UX — if not our modern immersion in networked technology — implies that we can no longer presume the linearity of sender (company) to receiver (customer) as sufficient for doing business or providing services. Qualitative research teaches us that we can no longer presume heterogeneity of a customer, nor the conformity of customers to what businesses produce. To effectively frame and measure the value of UX, we must embrace the systemic causation of a non-linear practice, and orient business and operations around feedback loops of qualitative and quantitative data by which teams adjust their pursuits.
The practice of UX represents systemic causation [Lakoff, 2014] made up of the following 4 factors (illustrated with elements common to a commercial UX practice):
- a network of direct causes — discovery research leads to personas and journey maps; journey maps inform designers of the end-to-end paths to successful outcomes; personas inform engineers of users’ behavior patterns, mind-sets, and desired outcomes.
- feedback loops — ethnography feeds back into product concepts; conceptual research feeds back into early prototypes; card sorting feeds back into the information architecture of a coherent product; iterative testing feeds improvements and refinements back into designs as fidelity increases; usability testing feeds back into product improvement and maintenance; user interviews feed back into ongoing product development as it grows and scales.
- multiple causes — unmet needs in a market; a new technology emerges; and, customers applying an existing capability to a new purpose.
- probabilistic outcomes — the product will be used in different contexts by people with diverse — perhaps, adaptive — mental models, and across devices with different operating systems, the accurate outcomes of which cannot be feasibly forecast.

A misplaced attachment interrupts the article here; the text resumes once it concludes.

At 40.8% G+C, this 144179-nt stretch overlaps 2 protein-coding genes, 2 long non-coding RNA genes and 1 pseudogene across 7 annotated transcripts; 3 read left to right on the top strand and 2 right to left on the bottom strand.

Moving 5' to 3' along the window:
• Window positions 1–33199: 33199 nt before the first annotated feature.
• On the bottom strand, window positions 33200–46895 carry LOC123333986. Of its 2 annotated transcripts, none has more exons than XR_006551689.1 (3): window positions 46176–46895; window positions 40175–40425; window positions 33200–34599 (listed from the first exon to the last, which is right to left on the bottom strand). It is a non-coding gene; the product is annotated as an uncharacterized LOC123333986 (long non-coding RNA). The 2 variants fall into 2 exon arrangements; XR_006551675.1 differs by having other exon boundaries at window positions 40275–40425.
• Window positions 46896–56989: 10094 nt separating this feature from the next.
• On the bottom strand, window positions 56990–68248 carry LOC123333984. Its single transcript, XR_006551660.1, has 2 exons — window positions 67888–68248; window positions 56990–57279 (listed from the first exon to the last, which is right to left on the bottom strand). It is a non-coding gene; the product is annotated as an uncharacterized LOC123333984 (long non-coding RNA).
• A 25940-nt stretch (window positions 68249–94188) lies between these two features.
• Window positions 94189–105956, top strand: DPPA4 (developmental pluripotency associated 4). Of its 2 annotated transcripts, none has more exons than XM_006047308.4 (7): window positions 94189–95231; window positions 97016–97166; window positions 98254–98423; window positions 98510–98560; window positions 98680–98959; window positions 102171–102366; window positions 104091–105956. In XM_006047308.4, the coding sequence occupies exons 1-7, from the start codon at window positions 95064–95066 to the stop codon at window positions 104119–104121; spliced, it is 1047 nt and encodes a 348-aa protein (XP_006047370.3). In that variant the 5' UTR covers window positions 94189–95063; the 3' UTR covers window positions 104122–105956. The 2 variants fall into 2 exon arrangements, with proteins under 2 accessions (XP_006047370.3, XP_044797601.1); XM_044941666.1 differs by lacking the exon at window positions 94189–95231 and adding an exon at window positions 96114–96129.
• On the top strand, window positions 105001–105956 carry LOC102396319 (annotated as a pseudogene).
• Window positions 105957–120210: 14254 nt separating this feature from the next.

Looking through this telescope properly, we would see the need for and value in applying feedback loops (qualitative and quantitative research) to inform all facets of a modern organization to create (design and engineer) its products and/or services. This applies beyond commercial enterprises to social services, governments, utilities, healthcare, and education.
Reframing the Value of a Non-linear Practice
As Lakoff notes, “Reframing is not easy or simple… It doesn’t happen overnight. It is an ongoing process. It requires repetition and focus and dedication.” He encourages us to engage the other side in places where our values overlap. In an example of how to engage your politically-opposing relatives at Thanksgiving dinner, he illustrates this as asking them about times in their lives when they’ve experienced things that activate memories, feelings, and experiences in the moral overlap you share. [Lakoff, 2014]
We need to change frames from one that presumes direct causality between work — or, workers — and revenue to one that accounts for systemic causation, and accounts for a qualitative change in both practice and outcomes. Our goal as practitioners is to find the “moral overlap” with the organization’s members by engaging every facet of organizational operations in the feedback loops that enable sustained success. I propose the structure of this new frame consists of qualitative and quantitative research to inform the various parts of an organization with behavioral, cognitive, socioeconomic, and ethical factors it needs to design value for the humans it serves.